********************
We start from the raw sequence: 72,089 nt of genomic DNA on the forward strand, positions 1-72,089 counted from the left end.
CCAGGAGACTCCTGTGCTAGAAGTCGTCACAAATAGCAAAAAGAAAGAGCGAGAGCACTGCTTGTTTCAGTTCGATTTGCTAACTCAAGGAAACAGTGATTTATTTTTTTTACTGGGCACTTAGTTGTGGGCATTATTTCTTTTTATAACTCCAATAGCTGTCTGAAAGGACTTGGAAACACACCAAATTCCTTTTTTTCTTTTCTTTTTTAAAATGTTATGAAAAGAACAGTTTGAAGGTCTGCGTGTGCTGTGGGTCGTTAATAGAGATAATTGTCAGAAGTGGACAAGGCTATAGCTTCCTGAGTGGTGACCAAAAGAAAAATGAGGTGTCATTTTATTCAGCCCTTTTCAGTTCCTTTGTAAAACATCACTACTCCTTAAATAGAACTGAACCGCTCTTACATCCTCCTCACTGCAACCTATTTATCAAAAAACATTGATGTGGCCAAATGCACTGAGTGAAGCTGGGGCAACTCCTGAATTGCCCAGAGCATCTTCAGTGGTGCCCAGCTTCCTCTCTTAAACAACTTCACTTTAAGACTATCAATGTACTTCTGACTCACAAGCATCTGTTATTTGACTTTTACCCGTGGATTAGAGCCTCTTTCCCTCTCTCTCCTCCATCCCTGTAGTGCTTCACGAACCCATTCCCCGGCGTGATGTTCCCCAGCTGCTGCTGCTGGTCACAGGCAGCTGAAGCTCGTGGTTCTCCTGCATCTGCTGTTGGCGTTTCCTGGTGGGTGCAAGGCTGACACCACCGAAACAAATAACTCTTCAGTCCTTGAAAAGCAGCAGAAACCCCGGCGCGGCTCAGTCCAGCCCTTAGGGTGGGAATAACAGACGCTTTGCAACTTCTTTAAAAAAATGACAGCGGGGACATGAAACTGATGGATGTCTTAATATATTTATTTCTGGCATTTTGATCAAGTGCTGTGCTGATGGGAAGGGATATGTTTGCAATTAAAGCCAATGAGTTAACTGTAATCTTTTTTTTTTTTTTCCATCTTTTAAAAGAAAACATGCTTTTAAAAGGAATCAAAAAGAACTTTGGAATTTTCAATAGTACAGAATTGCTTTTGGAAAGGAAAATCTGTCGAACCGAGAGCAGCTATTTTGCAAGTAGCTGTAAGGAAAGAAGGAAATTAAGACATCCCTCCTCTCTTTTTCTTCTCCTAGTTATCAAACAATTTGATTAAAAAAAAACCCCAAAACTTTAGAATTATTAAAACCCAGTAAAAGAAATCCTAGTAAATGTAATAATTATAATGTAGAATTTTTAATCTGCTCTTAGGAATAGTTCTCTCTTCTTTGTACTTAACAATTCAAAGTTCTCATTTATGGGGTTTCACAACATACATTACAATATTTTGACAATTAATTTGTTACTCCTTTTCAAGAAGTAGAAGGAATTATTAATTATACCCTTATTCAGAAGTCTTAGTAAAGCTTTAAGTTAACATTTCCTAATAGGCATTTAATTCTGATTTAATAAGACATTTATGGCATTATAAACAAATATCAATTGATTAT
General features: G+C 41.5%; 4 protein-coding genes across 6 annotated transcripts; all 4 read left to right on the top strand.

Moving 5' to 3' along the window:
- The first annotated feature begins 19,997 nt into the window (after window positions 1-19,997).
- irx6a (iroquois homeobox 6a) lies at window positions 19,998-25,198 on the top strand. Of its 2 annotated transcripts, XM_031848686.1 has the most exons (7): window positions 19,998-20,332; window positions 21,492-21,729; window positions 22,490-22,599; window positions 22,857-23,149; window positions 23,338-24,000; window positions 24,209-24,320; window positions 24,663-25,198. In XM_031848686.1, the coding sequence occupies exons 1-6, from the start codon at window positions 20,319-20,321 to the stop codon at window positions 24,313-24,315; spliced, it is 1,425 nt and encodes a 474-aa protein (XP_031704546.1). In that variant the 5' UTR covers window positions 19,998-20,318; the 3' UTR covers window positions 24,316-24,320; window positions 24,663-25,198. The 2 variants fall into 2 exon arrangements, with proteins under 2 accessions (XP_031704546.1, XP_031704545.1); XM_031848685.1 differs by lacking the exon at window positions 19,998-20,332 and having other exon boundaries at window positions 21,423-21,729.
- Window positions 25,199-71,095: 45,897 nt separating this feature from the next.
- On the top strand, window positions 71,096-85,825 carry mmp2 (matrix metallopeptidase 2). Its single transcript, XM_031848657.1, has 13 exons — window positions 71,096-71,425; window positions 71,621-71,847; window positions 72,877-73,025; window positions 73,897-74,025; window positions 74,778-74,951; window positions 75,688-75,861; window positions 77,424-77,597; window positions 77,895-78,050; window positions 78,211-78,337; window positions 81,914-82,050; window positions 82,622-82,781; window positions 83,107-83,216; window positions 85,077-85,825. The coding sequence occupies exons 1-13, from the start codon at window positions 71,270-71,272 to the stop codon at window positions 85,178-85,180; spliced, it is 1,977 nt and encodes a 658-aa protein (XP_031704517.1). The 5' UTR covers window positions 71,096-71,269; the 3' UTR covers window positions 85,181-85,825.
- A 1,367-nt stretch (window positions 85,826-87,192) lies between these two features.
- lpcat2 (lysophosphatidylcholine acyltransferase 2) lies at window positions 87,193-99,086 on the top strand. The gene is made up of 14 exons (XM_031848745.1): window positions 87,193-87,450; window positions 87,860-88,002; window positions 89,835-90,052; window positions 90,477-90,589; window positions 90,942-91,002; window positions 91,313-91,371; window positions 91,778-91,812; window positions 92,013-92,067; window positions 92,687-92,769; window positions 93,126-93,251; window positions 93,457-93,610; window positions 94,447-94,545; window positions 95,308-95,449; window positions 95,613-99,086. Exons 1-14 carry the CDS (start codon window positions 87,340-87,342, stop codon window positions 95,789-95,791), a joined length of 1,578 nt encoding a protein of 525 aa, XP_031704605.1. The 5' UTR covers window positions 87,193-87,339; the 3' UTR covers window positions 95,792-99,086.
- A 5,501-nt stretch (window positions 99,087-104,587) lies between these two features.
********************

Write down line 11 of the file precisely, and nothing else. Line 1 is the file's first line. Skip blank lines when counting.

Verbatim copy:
- A 5,501-nt stretch (window positions 99,087-104,587) lies between these two features.